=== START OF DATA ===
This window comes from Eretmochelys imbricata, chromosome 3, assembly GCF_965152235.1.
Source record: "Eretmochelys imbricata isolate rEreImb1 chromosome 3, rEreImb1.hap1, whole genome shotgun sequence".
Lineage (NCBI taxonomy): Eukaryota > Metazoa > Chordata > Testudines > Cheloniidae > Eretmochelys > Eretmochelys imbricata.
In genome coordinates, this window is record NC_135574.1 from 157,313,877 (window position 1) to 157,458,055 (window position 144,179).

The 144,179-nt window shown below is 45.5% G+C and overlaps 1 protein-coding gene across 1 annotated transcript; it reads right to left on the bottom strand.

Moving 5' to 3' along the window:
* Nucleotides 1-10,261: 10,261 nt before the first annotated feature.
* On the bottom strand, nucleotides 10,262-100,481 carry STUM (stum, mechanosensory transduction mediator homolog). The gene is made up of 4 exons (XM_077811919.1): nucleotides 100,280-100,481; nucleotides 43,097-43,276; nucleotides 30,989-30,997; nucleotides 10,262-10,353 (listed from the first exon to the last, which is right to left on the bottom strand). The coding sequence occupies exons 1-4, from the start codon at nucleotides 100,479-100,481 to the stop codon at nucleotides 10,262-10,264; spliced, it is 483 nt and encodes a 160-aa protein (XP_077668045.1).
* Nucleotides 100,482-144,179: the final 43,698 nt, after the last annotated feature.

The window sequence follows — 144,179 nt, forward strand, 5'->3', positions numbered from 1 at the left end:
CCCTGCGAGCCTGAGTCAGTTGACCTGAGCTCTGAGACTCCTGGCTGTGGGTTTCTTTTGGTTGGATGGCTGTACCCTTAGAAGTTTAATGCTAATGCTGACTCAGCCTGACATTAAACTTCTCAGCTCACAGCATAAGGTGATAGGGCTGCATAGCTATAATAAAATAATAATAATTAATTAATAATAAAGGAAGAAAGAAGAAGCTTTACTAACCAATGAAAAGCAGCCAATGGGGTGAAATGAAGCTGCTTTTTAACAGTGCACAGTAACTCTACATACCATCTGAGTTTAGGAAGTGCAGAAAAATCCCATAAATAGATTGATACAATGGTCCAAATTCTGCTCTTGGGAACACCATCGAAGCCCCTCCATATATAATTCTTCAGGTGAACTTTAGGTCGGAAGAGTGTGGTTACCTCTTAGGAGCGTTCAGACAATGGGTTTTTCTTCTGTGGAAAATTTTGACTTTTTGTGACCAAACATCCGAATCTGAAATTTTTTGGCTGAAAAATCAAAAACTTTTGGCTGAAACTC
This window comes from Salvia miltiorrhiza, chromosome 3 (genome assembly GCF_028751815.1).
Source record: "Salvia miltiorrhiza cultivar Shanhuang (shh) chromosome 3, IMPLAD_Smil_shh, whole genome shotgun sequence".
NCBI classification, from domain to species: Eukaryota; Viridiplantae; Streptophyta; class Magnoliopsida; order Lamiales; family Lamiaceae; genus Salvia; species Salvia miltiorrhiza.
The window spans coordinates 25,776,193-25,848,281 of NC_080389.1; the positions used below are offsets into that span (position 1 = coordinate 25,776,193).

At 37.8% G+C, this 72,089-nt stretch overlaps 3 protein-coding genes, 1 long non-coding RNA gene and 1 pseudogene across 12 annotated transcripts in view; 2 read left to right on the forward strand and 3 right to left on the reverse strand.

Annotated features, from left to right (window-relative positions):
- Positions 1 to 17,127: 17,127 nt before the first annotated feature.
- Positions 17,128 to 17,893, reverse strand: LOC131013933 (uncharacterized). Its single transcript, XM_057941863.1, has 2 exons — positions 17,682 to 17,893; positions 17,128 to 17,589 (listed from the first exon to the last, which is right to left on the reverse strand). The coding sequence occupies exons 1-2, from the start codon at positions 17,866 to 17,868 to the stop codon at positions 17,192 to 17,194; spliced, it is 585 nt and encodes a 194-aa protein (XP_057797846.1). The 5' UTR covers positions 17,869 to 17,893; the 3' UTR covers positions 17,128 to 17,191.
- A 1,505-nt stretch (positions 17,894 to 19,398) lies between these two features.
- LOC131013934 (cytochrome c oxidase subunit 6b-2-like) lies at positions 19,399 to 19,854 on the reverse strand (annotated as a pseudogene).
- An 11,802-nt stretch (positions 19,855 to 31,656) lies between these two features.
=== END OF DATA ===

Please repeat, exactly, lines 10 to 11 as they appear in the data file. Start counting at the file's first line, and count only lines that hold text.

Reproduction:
The window sequence follows — 144,179 nt, forward strand, 5'->3', positions numbered from 1 at the left end:
CCCTGCGAGCCTGAGTCAGTTGACCTGAGCTCTGAGACTCCTGGCTGTGGGTTTCTTTTGGTTGGATGGCTGTACCCTTAGAAGTTTAATGCTAATGCTGACTCAGCCTGACATTAAACTTCTCAGCTCACAGCATAAGGTGATAGGGCTGCATAGCTATAATAAAATAATAATAATTAATTAATAATAAAGGAAGAAAGAAGAAGCTTTACTAACCAATGAAAAGCAGCCAATGGGGTGAAATGAAGCTGCTTTTTAACAGTGCACAGTAACTCTACATACCATCTGAGTTTAGGAAGTGCAGAAAAATCCCATAAATAGATTGATACAATGGTCCAAATTCTGCTCTTGGGAACACCATCGAAGCCCCTCCATATATAATTCTTCAGGTGAACTTTAGGTCGGAAGAGTGTGGTTACCTCTTAGGAGCGTTCAGACAATGGGTTTTTCTTCTGTGGAAAATTTTGACTTTTTGTGACCAAACATCCGAATCTGAAATTTTTTGGCTGAAAAATCAAAAACTTTTGGCTGAAACTC